By Colin Packham
SYDNEY (Reuters) – Australian Prime Minister Scott Morrison’s own party defied his wishes on Friday by nominating a former diplomat instead of a female candidate to run in a crucial by-election for a seat that belonged to the man he deposed in a leadership coup.
Morrison’s Liberal party, the senior partner in a Liberal-National coalition, nominated Dave Sharma to run in the blue ribbon Sydney seat of Wentworth in the Oct. 20 by-election, another sign of the deep fractures within the party.
The by-election was called when former prime minister Malcolm Turnbull resigned from parliament after losing the leadership in a party-room ballot last month, handing Australia its sixth prime minister in 10 years.
Turnbull’s resignation also meant Morrison’s centre-right government at least temporarily surrendered its one-seat majority in parliament. Opinion polls suggest that could become more permanent, with Australian voters angry about frequent leadership changes.
Five independent lawmakers have guaranteed their support for the government to defeat no-confidence votes until the by-election.
Should the government lose the affluent electorate of Wentworth, a traditionally safe Liberal seat that stretches from Bondi Beach to Sydney Harbour, Morrison would then have to strike a new agreement with the independents to continue in a minority government.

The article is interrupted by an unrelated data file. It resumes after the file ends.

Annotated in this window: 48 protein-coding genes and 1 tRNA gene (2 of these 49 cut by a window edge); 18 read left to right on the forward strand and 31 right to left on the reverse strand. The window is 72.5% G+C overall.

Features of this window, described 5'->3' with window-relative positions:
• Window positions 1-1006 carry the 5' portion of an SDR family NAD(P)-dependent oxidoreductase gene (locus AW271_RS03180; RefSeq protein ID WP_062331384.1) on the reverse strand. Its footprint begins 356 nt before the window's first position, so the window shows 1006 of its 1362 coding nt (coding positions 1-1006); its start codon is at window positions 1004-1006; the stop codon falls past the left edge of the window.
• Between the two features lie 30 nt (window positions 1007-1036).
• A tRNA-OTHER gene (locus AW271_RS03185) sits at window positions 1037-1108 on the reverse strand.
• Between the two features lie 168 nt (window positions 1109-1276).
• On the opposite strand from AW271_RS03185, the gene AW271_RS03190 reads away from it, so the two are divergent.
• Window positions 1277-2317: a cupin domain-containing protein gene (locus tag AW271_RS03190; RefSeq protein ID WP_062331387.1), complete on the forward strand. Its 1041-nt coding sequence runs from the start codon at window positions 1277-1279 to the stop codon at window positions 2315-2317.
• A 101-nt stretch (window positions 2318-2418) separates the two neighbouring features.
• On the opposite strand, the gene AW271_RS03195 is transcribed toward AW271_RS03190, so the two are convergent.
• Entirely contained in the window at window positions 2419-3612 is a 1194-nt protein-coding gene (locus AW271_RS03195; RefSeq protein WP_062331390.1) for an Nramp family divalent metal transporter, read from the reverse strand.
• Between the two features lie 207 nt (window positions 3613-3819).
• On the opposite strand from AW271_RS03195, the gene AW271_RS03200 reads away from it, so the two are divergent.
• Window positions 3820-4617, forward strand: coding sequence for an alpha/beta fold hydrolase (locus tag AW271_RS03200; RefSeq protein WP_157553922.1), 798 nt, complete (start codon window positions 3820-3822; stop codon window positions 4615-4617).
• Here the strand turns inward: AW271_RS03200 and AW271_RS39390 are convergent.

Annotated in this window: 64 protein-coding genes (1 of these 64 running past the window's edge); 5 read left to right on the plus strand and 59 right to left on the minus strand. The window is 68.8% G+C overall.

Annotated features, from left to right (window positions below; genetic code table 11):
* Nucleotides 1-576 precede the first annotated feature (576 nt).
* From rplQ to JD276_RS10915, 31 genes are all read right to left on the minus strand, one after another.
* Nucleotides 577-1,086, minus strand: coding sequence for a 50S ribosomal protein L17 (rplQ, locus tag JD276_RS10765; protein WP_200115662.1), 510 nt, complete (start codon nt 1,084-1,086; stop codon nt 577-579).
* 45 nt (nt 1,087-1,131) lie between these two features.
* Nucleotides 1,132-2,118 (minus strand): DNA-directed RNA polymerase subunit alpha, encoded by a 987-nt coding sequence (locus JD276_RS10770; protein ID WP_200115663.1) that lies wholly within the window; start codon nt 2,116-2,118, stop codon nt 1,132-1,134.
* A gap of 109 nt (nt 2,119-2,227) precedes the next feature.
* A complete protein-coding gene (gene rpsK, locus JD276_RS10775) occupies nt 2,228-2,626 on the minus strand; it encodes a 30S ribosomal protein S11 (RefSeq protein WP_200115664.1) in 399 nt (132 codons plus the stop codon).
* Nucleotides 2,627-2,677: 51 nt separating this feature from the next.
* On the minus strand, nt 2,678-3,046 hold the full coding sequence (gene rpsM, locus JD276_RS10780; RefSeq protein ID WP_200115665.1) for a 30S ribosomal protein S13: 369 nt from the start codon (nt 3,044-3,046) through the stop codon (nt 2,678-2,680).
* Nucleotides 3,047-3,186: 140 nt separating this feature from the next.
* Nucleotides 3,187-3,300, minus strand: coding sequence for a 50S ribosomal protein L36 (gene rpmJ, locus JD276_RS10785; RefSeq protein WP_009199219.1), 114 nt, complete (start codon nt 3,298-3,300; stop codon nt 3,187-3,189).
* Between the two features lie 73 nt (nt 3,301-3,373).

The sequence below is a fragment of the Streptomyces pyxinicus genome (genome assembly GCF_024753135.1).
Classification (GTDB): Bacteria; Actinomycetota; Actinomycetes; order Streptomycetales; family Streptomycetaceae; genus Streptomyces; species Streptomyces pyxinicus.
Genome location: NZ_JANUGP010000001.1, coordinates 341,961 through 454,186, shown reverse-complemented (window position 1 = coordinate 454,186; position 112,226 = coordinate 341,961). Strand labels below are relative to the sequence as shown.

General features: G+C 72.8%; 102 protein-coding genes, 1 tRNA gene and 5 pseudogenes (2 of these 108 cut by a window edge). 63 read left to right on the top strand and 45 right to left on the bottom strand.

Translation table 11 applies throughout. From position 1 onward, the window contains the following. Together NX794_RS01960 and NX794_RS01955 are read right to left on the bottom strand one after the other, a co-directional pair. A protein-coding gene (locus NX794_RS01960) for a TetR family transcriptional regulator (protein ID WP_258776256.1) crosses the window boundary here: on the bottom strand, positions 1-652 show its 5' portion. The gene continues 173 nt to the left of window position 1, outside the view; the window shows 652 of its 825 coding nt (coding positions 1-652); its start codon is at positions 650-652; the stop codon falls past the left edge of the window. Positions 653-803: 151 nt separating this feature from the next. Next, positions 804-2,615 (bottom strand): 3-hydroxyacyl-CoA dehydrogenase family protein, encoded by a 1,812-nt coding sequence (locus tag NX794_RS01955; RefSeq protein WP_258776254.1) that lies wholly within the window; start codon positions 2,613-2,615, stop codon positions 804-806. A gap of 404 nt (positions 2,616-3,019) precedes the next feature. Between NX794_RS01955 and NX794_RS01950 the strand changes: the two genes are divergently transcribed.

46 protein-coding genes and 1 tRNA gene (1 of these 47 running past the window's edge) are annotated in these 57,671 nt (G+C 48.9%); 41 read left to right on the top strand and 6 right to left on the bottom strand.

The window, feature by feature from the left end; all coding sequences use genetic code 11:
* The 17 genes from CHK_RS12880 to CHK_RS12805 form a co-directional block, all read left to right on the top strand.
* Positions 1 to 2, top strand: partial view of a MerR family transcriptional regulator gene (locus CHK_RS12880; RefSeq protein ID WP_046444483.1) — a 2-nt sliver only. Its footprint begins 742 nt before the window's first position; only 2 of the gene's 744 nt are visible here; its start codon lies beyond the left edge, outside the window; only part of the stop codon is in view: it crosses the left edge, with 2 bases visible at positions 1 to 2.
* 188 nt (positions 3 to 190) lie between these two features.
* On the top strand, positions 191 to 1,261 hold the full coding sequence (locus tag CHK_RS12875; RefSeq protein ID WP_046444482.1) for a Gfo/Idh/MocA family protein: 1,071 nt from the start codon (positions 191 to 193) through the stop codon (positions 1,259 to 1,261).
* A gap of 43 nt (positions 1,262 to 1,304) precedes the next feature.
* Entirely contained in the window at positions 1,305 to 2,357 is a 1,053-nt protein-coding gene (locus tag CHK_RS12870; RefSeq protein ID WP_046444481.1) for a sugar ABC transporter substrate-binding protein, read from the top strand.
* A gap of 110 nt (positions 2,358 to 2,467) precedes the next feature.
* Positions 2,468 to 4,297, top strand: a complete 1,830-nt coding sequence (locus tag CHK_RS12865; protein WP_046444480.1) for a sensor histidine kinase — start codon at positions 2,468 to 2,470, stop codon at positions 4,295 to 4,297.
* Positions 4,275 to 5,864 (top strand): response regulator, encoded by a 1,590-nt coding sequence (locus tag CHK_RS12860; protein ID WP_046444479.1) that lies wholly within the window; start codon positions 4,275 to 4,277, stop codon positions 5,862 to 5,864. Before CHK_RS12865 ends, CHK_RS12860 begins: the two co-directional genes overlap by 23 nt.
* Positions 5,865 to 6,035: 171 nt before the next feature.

Sharma is a former Australian ambassador to Israel and received the endorsement of both Turnbull and the Liberal party’s elder statesman, former prime minister John Howard, although Morrison had hoped a female candidate would be chosen.
“Of course, I want to see more Liberal women in parliament,” Morrison said on Twitter on Friday. “But I always want to see the best candidate selected.”
Morrison’s preference was seen as an attempt to contain allegations by several female backbench lawmakers that they were unduly pressured to support a leadership rival to Turnbull, claims that have sharpened the focus on a lack of gender diversity within the government.
Former deputy Liberal leader Julie Bishop, also the former foreign minister, criticised her party colleagues this week over the fact that less than 25 percent of its members of parliament were women.
Sharma was expected to win the biggest share of the vote in Wentworth but the ousting of Turnbull, a social liberal who was widely popular with voters could still affect the outcome. Votes could still flow to opposition and minor party candidates under Australia’s complicated preferential voting system.
The latest leadership change and subsequent recriminations have already turned voters against the Liberal party, which suffered a swing of 29 percent swing against it at a New South Wales state by-election a week ago when it lost what had been a safe seat to an independent candidate.
(Reporting by Colin Packham; Editing by Paul Tait)